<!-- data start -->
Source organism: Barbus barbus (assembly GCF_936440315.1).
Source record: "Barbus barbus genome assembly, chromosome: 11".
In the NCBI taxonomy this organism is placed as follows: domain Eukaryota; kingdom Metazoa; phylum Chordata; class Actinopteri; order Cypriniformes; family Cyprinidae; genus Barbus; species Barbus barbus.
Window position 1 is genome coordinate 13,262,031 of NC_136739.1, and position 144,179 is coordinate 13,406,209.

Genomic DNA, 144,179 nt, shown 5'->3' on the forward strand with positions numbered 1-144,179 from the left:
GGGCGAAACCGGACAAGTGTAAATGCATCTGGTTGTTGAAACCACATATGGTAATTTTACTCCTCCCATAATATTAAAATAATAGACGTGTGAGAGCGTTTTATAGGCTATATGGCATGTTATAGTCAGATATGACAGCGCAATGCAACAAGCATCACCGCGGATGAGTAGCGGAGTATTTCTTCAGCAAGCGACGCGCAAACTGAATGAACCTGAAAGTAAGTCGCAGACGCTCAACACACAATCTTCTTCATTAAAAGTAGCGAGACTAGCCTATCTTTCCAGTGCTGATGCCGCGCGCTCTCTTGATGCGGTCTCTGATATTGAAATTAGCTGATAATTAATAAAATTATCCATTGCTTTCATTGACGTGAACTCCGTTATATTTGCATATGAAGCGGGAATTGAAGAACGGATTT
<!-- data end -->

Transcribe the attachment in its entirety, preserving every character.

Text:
Source organism: Barbus barbus (assembly GCF_936440315.1).
Source record: "Barbus barbus genome assembly, chromosome: 11".
In the NCBI taxonomy this organism is placed as follows: domain Eukaryota; kingdom Metazoa; phylum Chordata; class Actinopteri; order Cypriniformes; family Cyprinidae; genus Barbus; species Barbus barbus.
Window position 1 is genome coordinate 13,262,031 of NC_136739.1, and position 144,179 is coordinate 13,406,209.

Genomic DNA, 144,179 nt, shown 5'->3' on the forward strand with positions numbered 1-144,179 from the left:
GGGCGAAACCGGACAAGTGTAAATGCATCTGGTTGTTGAAACCACATATGGTAATTTTACTCCTCCCATAATATTAAAATAATAGACGTGTGAGAGCGTTTTATAGGCTATATGGCATGTTATAGTCAGATATGACAGCGCAATGCAACAAGCATCACCGCGGATGAGTAGCGGAGTATTTCTTCAGCAAGCGACGCGCAAACTGAATGAACCTGAAAGTAAGTCGCAGACGCTCAACACACAATCTTCTTCATTAAAAGTAGCGAGACTAGCCTATCTTTCCAGTGCTGATGCCGCGCGCTCTCTTGATGCGGTCTCTGATATTGAAATTAGCTGATAATTAATAAAATTATCCATTGCTTTCATTGACGTGAACTCCGTTATATTTGCATATGAAGCGGGAATTGAAGAACGGATTT